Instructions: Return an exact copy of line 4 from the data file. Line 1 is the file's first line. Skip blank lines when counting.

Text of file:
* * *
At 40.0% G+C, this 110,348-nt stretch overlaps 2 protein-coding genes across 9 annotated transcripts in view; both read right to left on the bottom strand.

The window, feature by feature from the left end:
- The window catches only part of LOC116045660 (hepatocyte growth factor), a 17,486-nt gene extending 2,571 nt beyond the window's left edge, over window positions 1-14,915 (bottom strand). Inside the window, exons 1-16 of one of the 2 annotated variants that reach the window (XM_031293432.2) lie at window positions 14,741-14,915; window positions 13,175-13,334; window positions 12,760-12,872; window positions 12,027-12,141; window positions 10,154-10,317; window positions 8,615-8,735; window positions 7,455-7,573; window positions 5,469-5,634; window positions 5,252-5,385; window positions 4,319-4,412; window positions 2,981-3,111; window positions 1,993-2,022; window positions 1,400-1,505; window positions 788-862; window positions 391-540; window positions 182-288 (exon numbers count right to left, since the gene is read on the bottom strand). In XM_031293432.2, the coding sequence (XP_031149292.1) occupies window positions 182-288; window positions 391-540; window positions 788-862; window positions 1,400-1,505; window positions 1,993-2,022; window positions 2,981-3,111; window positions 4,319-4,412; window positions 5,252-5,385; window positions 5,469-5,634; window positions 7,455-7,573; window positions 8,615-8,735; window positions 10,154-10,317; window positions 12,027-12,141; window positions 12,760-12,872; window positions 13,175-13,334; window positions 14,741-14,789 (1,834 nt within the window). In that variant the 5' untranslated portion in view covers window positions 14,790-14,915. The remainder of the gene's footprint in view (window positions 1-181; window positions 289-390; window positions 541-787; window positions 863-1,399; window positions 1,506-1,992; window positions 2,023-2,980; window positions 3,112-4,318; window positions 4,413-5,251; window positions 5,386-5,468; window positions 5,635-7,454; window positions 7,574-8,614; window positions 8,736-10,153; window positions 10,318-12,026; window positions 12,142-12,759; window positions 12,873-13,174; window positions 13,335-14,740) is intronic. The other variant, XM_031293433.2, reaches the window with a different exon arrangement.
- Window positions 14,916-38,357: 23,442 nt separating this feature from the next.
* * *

- Window positions 14,916-38,357: 23,442 nt separating this feature from the next.